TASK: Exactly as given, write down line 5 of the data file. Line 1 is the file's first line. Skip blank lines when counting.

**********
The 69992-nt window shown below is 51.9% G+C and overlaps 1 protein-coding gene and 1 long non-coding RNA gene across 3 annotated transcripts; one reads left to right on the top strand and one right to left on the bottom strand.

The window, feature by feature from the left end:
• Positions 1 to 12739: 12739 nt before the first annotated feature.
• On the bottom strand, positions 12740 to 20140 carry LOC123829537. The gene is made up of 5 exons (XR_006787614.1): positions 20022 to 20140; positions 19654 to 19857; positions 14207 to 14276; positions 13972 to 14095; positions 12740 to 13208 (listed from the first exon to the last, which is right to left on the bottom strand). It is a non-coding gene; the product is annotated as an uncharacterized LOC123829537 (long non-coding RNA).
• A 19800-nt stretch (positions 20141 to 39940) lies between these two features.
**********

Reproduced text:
• A 19800-nt stretch (positions 20141 to 39940) lies between these two features.